A “fansub” is a subtitled version of an anime show produced by private, amateur anime fans on a non-profit basis. Individual anime fans buy an import anime tape, laser disc or DVD, or use an episode recorded off Japanese television, and translate the dialogue and add subtitles to the show on their home computer. Copies of this subtitled version are then given away for free or provided to anyone that asks for a copy, so long as the person asking pays the cost of the blank tape and postage. This is technically illegal since it is public distribution of copyrighted material without permission or payment of proper royalties to the copyright owner; however, both Japanese and American companies generally overlook fansubs because, in accordance with established “fansub ethics,” fansubs are entirely non-profit and only shows and series that have not been licensed for American distribution are to be fan subtitled and dispersed.
The purpose of fansubs is to allow American fans to experience new anime and use this experience to petition for particular shows to be licensed for American release. The goal of fansubs is to increase awareness of anime and Japanese culture. Fansubs exist to allow English speaking anime fans an opportunity to watch and enjoy translated anime that they would not otherwise have access to. Series including Fushigi Yuugi and Rurouni Kenshin were licensed for official American release in part because they were so popular in the fansub community.
Fansubs have gotten a bad reputation not because they are technically illegal distribution of copyrighted material, but because too many unscrupulous people have taken advantage of the generosity of the fansubbing community and anime fandom. Too many people have been known to sell fansubs for big profit, and too many ignorant or selfish people have continued to translate and distribute fansubs of titles that have been licensed or even already legally released in English. The purpose of fansubs is to share import anime with other anime fans, not to substitute for or undermine the success of legitimate, legal, licensed anime translations. Unfortunately, bootlegging and fansubbing for profit have become synonymous with the philanthropic goal of non-profit fansubs in the minds of many observers.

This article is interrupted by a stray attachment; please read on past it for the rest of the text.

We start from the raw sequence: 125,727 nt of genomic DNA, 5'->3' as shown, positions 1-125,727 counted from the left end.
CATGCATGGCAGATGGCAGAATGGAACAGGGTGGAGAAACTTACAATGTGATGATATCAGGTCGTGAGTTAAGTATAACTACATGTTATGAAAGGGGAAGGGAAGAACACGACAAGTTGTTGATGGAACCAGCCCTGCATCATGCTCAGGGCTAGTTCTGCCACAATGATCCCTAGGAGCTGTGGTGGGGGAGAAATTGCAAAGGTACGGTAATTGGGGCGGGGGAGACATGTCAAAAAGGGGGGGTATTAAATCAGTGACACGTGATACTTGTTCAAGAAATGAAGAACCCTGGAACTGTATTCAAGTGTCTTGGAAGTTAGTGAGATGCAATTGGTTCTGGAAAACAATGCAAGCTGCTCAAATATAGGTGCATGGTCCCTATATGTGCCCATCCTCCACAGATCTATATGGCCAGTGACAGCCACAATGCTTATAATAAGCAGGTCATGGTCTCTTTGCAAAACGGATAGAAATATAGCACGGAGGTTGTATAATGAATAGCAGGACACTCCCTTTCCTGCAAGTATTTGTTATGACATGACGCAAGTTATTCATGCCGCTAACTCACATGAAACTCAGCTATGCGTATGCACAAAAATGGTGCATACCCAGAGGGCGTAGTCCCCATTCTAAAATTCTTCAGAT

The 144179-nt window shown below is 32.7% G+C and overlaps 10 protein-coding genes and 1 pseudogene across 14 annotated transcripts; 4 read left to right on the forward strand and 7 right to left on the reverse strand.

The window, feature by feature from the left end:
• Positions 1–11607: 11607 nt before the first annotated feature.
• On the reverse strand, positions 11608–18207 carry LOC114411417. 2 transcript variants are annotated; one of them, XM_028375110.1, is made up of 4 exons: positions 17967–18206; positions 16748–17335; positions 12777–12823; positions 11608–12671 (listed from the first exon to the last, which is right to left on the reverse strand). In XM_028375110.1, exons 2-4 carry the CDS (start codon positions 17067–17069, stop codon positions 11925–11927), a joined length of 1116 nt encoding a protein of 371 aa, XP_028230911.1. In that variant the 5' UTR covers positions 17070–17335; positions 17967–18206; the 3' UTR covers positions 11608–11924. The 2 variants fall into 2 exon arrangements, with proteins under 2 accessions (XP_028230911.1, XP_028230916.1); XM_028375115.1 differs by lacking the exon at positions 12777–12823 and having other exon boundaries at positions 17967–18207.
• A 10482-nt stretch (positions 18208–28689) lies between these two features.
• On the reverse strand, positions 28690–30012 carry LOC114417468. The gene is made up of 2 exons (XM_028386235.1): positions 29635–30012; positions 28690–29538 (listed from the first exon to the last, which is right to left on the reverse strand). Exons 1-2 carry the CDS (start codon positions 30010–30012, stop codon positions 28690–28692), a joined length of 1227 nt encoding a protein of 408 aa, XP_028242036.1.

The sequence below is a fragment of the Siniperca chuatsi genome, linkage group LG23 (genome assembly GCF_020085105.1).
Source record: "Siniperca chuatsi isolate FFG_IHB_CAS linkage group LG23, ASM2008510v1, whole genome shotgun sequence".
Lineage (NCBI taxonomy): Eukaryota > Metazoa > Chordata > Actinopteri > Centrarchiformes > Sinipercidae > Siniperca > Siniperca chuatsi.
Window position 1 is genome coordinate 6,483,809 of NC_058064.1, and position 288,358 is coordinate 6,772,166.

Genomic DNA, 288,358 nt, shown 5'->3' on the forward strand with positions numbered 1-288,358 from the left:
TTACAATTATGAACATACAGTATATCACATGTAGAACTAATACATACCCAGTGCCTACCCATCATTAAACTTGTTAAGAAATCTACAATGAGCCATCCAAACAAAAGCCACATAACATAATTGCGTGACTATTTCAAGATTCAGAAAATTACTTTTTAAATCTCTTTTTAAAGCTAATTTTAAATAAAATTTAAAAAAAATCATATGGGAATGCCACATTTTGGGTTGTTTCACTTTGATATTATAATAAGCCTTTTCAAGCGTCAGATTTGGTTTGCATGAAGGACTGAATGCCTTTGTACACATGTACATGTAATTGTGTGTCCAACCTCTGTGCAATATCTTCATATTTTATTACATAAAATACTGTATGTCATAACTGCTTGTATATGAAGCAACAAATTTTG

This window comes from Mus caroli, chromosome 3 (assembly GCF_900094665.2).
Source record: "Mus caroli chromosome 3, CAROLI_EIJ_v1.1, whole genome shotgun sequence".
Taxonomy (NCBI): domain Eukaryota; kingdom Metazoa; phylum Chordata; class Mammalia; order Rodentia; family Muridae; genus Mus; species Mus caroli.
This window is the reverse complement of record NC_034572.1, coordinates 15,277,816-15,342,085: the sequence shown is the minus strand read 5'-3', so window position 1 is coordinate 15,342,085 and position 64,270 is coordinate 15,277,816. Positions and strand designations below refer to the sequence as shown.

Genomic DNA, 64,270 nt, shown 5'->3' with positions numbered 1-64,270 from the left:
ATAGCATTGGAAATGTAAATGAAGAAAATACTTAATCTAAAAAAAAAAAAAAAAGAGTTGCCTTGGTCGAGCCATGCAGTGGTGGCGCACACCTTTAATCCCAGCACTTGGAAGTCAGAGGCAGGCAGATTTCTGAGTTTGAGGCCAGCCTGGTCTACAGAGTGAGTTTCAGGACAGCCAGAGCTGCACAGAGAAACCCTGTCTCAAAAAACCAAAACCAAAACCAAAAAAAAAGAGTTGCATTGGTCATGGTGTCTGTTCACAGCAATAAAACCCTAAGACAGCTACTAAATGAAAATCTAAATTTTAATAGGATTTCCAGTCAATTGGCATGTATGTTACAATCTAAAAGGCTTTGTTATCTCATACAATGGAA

Fansubs of licensed titles should never be shared or distributed for any reason. Fansubs should never be sold, rented or distributed for profit. And fansubs should be replaced with legitimate, official copies if & when such become available. To ignore these basic tenets is to contradict the very definition of “fansub.” With these guidelines in mind, you can find “digital” fansubs in PC video formats through IRC or other internet methods.